It might only be April, but there’s already one foregone conclusion: Philip Ball’s Patterns in Nature is “The Most Beautiful Book of 2016” at Publishers Weekly. As Ball writes: The topic is inherently visual, concerned as it is with the sheer splendor of nature’s artistry, from snowflakes to sand dunes to rivers and galaxies. But I was frustrated that my earlier efforts, while delving into the scientific issues in some depth, never secured the resources to do justice to the imagery. This is a science that, heedless of traditional boundaries between physics, chemistry, biology and geology, must be seen to be appreciated. We have probably already sensed the deep pattern of a tree’s branches, of a mackerel sky laced with clouds, of the organized whirlpools in turbulent water. Just by looking carefully at these things, we are halfway to an answer. I am thrilled at last to be able to show here the true riches of nature’s creativity. It is not mere mysticism to perceive profound unity in the repetition of themes that these images display. Richard Feynman, a scientist not given to flights of fancy, expressed it perfectly: “Nature uses only the longest threads to weave her patterns, so each small piece of . . .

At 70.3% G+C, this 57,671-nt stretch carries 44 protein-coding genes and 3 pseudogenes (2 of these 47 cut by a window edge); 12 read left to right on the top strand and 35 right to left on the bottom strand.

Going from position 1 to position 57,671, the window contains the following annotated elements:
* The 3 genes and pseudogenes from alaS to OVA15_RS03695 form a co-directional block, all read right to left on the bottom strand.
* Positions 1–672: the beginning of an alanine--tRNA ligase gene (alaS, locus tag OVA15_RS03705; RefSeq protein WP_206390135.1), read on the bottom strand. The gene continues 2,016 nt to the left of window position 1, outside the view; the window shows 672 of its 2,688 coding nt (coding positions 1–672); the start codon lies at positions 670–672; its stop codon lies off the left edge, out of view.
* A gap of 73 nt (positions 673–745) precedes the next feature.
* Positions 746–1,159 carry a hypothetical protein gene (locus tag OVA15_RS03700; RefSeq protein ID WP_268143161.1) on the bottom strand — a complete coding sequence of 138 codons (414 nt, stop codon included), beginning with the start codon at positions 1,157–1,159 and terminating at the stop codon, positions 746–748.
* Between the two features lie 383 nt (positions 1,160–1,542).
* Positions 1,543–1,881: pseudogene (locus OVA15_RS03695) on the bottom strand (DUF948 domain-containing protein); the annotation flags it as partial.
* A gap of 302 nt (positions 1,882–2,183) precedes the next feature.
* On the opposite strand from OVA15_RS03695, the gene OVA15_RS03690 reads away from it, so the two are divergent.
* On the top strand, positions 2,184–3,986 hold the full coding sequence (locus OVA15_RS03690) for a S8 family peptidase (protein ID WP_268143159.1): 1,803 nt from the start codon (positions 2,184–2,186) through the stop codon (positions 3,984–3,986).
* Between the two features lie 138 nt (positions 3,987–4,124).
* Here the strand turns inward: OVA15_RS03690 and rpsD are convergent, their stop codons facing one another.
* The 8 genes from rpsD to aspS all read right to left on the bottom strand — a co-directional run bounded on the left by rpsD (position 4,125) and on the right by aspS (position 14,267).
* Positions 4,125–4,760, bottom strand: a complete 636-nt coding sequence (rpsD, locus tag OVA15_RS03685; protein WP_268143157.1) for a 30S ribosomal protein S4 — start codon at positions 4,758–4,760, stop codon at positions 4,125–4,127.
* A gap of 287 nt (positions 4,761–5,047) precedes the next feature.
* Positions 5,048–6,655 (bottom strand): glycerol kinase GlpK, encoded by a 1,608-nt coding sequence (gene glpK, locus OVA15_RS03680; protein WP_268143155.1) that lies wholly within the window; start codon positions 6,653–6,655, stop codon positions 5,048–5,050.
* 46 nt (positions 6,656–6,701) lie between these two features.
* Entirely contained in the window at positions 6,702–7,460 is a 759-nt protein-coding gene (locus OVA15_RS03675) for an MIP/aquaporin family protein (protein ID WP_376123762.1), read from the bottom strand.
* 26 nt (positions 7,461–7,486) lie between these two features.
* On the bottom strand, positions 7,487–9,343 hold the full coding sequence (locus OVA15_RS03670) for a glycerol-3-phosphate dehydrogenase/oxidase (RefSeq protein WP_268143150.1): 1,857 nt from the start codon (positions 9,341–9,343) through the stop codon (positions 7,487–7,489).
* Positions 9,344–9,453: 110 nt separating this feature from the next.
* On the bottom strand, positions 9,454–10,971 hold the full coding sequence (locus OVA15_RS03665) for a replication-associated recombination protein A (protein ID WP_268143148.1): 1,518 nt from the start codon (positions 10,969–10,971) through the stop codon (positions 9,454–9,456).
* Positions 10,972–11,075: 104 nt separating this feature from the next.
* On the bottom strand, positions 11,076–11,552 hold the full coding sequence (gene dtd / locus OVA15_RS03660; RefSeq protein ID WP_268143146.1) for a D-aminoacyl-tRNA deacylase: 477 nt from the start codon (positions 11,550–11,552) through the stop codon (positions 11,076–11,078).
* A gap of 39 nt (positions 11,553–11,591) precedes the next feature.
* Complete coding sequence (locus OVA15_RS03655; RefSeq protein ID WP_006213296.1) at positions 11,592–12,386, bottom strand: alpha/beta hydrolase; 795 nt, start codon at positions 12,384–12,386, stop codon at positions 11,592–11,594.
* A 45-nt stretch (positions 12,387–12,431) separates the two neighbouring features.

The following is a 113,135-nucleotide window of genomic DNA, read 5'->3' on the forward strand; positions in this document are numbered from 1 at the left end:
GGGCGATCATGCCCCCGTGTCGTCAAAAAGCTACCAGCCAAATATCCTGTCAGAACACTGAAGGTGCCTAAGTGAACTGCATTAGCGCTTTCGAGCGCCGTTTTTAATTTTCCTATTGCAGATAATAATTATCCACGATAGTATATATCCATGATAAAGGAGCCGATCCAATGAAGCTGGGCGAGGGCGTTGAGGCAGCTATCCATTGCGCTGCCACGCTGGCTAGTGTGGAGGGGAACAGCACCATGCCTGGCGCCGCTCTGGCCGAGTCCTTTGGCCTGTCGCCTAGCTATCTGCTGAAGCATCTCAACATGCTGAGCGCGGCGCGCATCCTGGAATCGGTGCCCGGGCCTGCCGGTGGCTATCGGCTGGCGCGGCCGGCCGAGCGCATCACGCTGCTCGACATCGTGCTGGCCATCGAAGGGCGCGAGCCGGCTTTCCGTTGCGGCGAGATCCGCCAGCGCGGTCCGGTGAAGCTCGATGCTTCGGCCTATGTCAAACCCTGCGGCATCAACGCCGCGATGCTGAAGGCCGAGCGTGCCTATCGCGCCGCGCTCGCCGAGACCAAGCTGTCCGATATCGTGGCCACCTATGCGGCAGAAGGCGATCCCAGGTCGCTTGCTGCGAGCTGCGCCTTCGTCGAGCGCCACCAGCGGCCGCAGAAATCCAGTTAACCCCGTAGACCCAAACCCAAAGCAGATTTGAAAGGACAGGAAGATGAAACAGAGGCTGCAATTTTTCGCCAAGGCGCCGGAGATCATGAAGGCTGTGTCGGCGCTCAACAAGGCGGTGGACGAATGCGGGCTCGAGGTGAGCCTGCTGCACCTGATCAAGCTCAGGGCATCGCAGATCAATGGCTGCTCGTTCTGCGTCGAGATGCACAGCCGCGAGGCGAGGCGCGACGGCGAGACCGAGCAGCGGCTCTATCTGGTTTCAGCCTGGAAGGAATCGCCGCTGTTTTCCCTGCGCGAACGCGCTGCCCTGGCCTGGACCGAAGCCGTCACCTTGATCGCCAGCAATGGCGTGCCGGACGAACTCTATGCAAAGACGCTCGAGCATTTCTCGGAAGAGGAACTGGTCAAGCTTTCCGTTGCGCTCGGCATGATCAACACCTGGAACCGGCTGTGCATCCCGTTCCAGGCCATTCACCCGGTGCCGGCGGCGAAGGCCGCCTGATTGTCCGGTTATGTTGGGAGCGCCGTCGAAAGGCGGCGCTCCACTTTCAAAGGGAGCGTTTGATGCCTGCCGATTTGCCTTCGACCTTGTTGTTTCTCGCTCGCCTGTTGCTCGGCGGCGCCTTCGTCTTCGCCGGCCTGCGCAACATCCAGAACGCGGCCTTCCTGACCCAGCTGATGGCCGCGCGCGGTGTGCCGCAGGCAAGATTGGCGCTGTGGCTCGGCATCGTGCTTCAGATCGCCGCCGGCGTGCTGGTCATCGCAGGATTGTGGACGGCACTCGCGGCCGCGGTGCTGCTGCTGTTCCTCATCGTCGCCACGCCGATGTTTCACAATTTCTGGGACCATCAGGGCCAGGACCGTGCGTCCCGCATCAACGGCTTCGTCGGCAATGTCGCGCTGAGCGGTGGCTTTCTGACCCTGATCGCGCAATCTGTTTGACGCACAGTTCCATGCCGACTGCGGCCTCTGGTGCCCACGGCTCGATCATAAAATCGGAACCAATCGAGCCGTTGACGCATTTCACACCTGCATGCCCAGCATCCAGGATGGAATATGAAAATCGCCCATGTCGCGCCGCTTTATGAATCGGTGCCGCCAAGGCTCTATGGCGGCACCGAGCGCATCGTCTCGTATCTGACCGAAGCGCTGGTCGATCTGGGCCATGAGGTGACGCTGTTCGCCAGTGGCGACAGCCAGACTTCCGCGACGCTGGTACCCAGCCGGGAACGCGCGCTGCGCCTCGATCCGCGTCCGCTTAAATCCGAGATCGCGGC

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Levi Stahl on Ted Cruz and Kenneth Widmerpool

April 8, 2016
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Levi Stahl on Ted Cruz and Kenneth Widmerpool

For those of you who missed it, here is Levi Stahl’s 31-part Twitter essay from late last week, which responds to an op-ed in the New York Times by columnist Ross Douthat comparing Republican presidential candidate Ted Cruz to Widmerpool, the anti-anti-hero from Anthony Powell’s A Dance to the Music of Time:   To read more about A Dance to the Music of Time, click here. . . .

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Free e-book for April: Pilgrimage to Dollywood

April 6, 2016
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Free e-book for April: Pilgrimage to Dollywood